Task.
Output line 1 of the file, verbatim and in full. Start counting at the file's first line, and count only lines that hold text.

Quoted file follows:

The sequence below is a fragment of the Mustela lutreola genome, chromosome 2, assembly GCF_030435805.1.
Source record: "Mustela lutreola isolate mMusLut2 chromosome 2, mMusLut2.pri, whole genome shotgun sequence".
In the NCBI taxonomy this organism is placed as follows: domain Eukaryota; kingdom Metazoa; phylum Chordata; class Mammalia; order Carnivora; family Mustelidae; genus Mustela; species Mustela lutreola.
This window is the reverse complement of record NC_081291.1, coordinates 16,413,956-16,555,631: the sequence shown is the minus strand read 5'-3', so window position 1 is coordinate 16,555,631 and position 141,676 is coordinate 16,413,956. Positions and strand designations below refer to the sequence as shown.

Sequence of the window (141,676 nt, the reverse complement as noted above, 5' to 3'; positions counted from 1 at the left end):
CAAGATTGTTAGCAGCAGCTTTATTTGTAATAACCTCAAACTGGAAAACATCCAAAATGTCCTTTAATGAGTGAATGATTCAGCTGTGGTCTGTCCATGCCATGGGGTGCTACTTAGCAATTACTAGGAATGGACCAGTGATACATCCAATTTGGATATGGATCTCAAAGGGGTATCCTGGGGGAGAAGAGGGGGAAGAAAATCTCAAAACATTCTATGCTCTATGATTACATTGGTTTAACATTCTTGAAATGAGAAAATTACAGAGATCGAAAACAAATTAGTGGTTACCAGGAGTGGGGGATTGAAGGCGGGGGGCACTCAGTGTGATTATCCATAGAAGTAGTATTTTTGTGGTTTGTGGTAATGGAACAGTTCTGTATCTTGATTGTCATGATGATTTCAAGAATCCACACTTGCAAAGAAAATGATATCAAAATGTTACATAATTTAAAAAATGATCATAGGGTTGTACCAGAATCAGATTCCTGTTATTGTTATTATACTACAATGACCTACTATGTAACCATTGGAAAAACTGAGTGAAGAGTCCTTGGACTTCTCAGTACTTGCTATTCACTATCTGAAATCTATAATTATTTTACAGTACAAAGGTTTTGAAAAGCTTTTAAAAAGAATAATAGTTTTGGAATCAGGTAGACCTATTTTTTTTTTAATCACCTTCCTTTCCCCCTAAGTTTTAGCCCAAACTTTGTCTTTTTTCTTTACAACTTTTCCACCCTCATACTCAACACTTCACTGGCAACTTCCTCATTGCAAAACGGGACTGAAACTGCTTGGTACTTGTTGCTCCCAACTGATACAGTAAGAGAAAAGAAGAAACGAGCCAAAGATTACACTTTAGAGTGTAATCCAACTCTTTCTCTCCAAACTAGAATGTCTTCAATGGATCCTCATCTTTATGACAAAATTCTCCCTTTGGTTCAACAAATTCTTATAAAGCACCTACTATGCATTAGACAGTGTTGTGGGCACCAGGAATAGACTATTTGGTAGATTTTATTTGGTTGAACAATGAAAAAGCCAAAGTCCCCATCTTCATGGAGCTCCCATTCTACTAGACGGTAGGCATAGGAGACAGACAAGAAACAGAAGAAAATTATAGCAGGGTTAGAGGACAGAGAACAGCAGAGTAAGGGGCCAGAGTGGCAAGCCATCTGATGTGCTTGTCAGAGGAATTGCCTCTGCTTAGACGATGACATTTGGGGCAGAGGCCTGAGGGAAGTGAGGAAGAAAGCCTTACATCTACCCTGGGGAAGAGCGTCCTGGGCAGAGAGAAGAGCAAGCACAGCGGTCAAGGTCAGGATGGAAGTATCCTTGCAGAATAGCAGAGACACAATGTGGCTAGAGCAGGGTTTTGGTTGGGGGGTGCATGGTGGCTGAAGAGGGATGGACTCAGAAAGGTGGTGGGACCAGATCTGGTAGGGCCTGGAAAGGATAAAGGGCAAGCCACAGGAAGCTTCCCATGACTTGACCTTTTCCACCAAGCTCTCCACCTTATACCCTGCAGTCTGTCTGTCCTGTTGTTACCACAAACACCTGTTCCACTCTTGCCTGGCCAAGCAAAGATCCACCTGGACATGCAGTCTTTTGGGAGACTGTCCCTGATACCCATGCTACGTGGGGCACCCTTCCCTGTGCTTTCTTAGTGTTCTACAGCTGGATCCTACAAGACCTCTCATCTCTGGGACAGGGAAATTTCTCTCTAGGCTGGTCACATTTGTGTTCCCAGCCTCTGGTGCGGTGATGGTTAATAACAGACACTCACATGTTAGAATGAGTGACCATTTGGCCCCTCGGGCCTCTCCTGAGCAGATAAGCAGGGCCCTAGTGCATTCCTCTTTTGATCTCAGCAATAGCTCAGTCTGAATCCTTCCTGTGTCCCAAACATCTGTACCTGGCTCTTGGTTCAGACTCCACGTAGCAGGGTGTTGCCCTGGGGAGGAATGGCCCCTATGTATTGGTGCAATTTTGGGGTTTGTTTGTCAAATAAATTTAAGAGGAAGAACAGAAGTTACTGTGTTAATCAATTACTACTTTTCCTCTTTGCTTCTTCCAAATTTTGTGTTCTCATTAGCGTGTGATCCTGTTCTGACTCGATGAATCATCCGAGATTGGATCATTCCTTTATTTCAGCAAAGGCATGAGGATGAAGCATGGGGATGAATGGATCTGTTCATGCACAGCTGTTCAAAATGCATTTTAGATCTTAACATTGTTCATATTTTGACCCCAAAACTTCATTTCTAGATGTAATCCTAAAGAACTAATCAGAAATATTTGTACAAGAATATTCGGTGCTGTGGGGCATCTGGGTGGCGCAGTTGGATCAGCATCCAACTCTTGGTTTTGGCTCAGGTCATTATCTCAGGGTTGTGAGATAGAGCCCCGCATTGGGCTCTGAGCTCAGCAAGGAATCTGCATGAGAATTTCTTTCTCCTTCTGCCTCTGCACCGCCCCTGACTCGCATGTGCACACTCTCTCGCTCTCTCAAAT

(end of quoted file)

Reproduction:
The sequence below is a fragment of the Mustela lutreola genome, chromosome 2, assembly GCF_030435805.1.